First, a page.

A. To qualify at all, employees must have completed 2 years service since age 18.

Statutory redundancy pay is based on:

  • the employee’s age
  • the employee’s amount of continuous service – up to a maximum of 20 years
  • the employee’s weekly pay – up to a limit of £330 where the employee’s employment ends on or after 1 February 2008 (£350 on or after 1 February 2009)

Currently, the maximum SRP payable is  £10,500 (£9,900for redundancies before 1 February 2009).

There is a calculator to work out the amount due on the business link website here.
If you have concerns about redundancy as an employer or employee we would be happy to discuss the issues with you.

Can we help with your cash flow?

There is no longer any doubt, we are now headlong into a recession. Now the frightening speculation has turned to “are we entering a depression?”.

It’s as if someone had pushed a button and notched up the incline on the jogging
machine – all of a sudden more effort is required to sustain forward
momentum.So how can we help?

Firstly, the banks are still able to fund good business proposals. Obviously its harder than it used to be, so if you do have  a proposal, we can help to ensure you have a first rate business plan with integrated cash flow forecast.

It’s worth looking at VAT strategies that are available to slow down payments to the taxman.

It’s beyond the scope of this article to give detailed advice, as each business will have different needs. What we have done is outline in general terms some of the strategies that are available – if we have not reviewed your tax affairs recently do call and make an appointment.


The legislation that sets out the way in which you calculate the VAT to pay each quarter offers a number of opportunities to ease cash flow.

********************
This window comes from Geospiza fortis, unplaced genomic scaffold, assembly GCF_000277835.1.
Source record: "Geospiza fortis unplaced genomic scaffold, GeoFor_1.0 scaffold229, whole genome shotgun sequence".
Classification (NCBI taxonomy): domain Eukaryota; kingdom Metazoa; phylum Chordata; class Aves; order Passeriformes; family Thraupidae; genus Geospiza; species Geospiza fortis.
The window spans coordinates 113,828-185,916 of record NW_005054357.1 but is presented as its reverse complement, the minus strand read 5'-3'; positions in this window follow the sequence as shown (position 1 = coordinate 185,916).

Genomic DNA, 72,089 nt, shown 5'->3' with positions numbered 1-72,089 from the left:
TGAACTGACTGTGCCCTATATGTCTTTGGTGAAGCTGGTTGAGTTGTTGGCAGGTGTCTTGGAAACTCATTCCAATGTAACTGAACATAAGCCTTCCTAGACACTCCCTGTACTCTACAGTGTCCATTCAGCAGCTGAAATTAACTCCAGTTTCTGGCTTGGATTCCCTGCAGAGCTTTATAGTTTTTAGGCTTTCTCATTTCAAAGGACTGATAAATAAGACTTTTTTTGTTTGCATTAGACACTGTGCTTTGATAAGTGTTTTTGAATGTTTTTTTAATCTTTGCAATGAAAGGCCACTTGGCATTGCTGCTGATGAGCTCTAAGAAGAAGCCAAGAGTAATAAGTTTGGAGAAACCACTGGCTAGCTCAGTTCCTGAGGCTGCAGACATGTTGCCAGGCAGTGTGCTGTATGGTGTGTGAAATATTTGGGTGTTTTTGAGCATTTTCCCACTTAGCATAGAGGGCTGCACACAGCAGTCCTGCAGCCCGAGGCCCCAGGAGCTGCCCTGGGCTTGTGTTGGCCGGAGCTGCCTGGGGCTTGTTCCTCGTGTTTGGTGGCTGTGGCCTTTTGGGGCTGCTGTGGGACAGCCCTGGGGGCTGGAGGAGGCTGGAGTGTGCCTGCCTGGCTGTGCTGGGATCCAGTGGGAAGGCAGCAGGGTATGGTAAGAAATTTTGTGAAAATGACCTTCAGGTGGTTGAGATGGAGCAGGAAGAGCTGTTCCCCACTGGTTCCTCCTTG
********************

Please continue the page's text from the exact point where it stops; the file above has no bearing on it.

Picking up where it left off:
* Cash Accounting – if your VATable turnover is under £1.35m and you are not using cash accounting, now would be a good time to switch. A few companies will not benefit, especially if you are paid for the goods or services you sell at point of sale, a retailer for instance. If you sell goods on credit and you are usually owed more than you owe (to suppliers etc) cash accounting would probably reduce at least the first payment you make when you join the scheme. Essentially you only pay VAT when it is collected from customers. Outputs and inputs are based on monies received and paid, rather than amounts invoiced.
    * Flat rate scheme – another of the special schemes offered to small businesses is the flat rate scheme. If your turnover is under £150,000 and you have small amounts of input tax to reclaim each month, this scheme may increase your retained profits. Each business sector suffers a different rate of VAT so the only way to see if this scheme would be beneficial is to crunch the numbers.

Even if you don’t qualify for a special scheme, don’t forget to claim bad debt relief. Any debt that is over 6 months old qualifies as a bad debt and you can reclaim the output tax you will have paid. (Note: the flip side also applies. If you have invoices unpaid from your suppliers more than 6 months old, you should repay any input tax you have claimed!)

It is also worth filing your VAT return online. You are given an extra 7 days to file the return and if you pay your VAT by direct debit the payment will not appear on your bank account for a further three days.

Making losses, or less profit.

One of the more obvious effects of recession is a downward trend in profit creation, and if your business is badly affected, making losses. The notes that follow set out a few ideas for capitalising on the tax planning opportunities this affords.

   1. Self assessment payments on account – if your current years profit is likely to be lower than the previous year, you may be able to elect to reduce the payments on account for the current year. The claim should be based on realistic trading results.
   2. Losses – if your business is currently making losses it may be possible to carry these losses back to previous years, when you may have paid significant tax. Any tax overpaid as a result can be reclaimed.
   3. Change of accounting date – in some circumstances it may be beneficial to either extend or reduce a company’s accounting period end to make use of a fall off in profitability. There are limitations to this type of planning so careful consideration of the facts is required.

Need more time to pay

Generally speaking if you are late paying your tax or VAT, interest and in some cases penalties will be applied. If you can justify the reasons for your inability to pay it is usually advisable to contact HMRC and agree a payment timetable that your cash flow can afford. Burying your head in the sand is not a useful strategy!